In the regulation of the p53 pathway discussed above, the Wip1 phosphatase counteracts the ATM and ATR kinases on two different substrates, p53 and MDM2 (Fig. 2). It has also been reported that Wip1 dephosphorylates the protein kinases Chk1 and Chk2 that are phosphorylated by ATR (Fig. 2), as well as the histone variant H2AX that is mainly phosphorylated by ATM. Consistent with these observations, Wip1 preferentially dephosphorylates Ser and Thr residues followed by Gln, the consensus sequence motif phosphorylated by the ATM and ATR kinases. Extensive effort to develop Wip1-specific inhibitors has been made, which has delivered peptide and chemical inhibitors that may serve as seeds for future pharmaceutical development (Goloudina et al. 2016).
Abi1/2 PP2Cs in Abscisic Acid Signaling in Plants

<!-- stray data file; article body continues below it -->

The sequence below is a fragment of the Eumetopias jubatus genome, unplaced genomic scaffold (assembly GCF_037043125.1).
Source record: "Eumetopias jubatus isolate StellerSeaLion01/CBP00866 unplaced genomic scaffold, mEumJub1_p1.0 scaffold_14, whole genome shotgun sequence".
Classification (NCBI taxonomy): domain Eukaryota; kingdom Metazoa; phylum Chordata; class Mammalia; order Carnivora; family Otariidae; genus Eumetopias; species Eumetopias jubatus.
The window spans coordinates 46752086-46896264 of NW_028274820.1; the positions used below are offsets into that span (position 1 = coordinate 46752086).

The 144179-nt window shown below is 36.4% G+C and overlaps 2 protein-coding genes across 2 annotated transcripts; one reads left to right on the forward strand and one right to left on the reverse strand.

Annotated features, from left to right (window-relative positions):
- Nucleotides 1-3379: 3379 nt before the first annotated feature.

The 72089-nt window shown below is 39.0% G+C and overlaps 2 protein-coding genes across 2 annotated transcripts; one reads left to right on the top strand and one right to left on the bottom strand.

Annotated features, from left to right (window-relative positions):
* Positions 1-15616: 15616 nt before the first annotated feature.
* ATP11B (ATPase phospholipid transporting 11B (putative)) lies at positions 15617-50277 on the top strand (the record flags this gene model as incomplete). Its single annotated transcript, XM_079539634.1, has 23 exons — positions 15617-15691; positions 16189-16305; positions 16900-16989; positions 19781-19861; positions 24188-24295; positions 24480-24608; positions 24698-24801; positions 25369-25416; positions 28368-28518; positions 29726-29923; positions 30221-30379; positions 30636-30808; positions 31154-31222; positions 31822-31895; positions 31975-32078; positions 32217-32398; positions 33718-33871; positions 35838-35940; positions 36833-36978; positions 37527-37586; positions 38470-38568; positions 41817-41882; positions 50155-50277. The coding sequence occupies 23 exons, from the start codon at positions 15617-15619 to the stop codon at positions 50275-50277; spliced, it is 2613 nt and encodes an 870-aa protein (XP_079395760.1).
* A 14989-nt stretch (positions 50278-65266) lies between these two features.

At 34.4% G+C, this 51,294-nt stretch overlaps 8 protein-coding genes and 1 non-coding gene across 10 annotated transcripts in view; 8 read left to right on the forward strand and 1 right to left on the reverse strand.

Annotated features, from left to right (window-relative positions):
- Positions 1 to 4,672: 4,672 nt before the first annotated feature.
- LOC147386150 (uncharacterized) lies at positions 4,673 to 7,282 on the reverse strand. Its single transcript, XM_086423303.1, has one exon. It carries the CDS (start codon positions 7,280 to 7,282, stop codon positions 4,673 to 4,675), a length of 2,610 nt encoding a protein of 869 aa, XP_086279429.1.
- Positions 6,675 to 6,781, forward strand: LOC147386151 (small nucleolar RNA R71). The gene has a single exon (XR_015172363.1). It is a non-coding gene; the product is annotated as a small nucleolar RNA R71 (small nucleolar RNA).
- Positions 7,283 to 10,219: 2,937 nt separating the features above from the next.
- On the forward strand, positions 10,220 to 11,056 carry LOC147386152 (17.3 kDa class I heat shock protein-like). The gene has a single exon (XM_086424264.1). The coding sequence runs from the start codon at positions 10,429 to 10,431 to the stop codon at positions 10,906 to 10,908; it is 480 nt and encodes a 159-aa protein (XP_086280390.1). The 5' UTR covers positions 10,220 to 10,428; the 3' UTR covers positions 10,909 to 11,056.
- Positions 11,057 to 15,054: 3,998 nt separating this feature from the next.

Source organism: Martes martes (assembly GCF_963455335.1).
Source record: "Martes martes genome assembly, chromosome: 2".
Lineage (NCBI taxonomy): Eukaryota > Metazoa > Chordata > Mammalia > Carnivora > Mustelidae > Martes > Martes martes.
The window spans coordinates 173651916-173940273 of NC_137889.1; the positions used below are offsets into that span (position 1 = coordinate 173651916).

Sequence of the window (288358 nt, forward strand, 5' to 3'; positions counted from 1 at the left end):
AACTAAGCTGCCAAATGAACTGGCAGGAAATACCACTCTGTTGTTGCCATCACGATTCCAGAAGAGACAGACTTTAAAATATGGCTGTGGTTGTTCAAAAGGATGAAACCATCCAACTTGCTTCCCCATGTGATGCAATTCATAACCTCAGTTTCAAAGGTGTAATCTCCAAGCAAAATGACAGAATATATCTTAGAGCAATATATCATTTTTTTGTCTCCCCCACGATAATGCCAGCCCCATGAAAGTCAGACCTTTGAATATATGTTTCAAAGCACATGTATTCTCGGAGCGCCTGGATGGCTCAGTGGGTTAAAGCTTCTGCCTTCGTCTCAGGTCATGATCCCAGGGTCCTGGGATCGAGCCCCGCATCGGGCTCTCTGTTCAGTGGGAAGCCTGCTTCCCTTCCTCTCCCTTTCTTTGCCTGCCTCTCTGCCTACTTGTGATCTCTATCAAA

The Arabidopsis thaliana genome contains 80 PP2C genes, which can be classified into 13 subgroups based on the encoded amino acid sequences (Xue et al. 2008; Fuchs et al. 2013). The Abi1/2 subgroup that functions in the abscisic acid (ABA) signaling (Cutler et al. 2010; Hubbard et al. 2010; Miyakawa et al. 2013; Ng et al. 2014) has been most extensively characterized. ABA is a plant hormone that has multiple roles in the regulation of plant physiology, including seed dormancy, growth inhibition, and stomatal closure. It has been reported that eight out of the nine Abi1/2 family PP2Cs in Arabidopsis function as negative regulators in the ABA signaling. While mutational inactivation of each Abi1/2-family PP2C has little effect, simultaneous knockout of the multiple phosphatases has profoundly affect seed germination, indicating that the Abi1/2-family PP2Cs possess overlapping functions in the ABA signaling.